Anxiety

Difference Between Fear And Anxiety

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Understanding the difference between fear and anxiety is an area where Western psychologists, who are usually highly concerned with dysfunction, have let us down. Most people do not have a favorable or accurate view of what anxiety is or the role it plays in human life, and they often confuse fear with anxiety. The standard answer from a Western psychologist is that anxiety is an exaggerated response to a given stimuli, whereas fear is commensurate with the stimuli that occasions it.

In effect this definition pathologizes anxiety. It sees fear and anxiety as the same entities at different stages on a continuum, where anxiety is really just exaggerated fear. But this is a superficial understanding of what is going on. Anxiety and fear are two completely different entities although they share many visible symptoms.

The reason they are different is that when you are afraid, you have something to be afraid of, an object in your environment that is stimulating that fear. This object can be conceptualized and understood by you, and there are usually measures you can take to protect yourself from it. If you are successful your fear will go away.

Anxiety is more ephemeral because it doesn’t have an object attached to it. As we have written elsewhere anxiety is the threat of nothingness, either real in the form of death or symbolic. You can’t conceptualize nothingness. It’s an unnameable, unknowable dread that you can only get brief, fleeting glimpses of in your periphery. But this makes anxiety sound evil and it’s not, unless you consider death to be inherently evil.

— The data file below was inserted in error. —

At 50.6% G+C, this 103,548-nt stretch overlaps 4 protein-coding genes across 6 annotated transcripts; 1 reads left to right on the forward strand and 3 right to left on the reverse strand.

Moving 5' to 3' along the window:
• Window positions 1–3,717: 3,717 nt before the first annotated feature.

You can never really make anxiety go away because the specter of death hangs over you every moment you are alive until the day you die, and there is no escaping it. Like we said above you can make fear go away by escaping the situation that occasions it, but you could never make anxiety go away unless you became immortal.

Having existential anxiety means you are aware of your existential situation. The route to well-being is not by trying to reduce anxiety but by trying to understand it better. If you can heed the message it is sending you, you will gain valuable information about the practice of your life and what needs to change.

Greetings I'm Michael, the owner of Evolution Counseling and the author of all the articles on this site. I got my master's degree from Seattle University in community mental heath counseling and have committed myself to advancing my knowledge of psychology and my own theoretical system ever since. The content here represents my personal evolution of thought. I've also become a big fan of photography and I take all the pictures you'll see at the top of articles. We don't advertise to get traffic so this site's increasing popularity is grassroots, it's based on you and people like you deciding for yourselves that these articles are a good source for psychological insight and that they're worth sharing with others.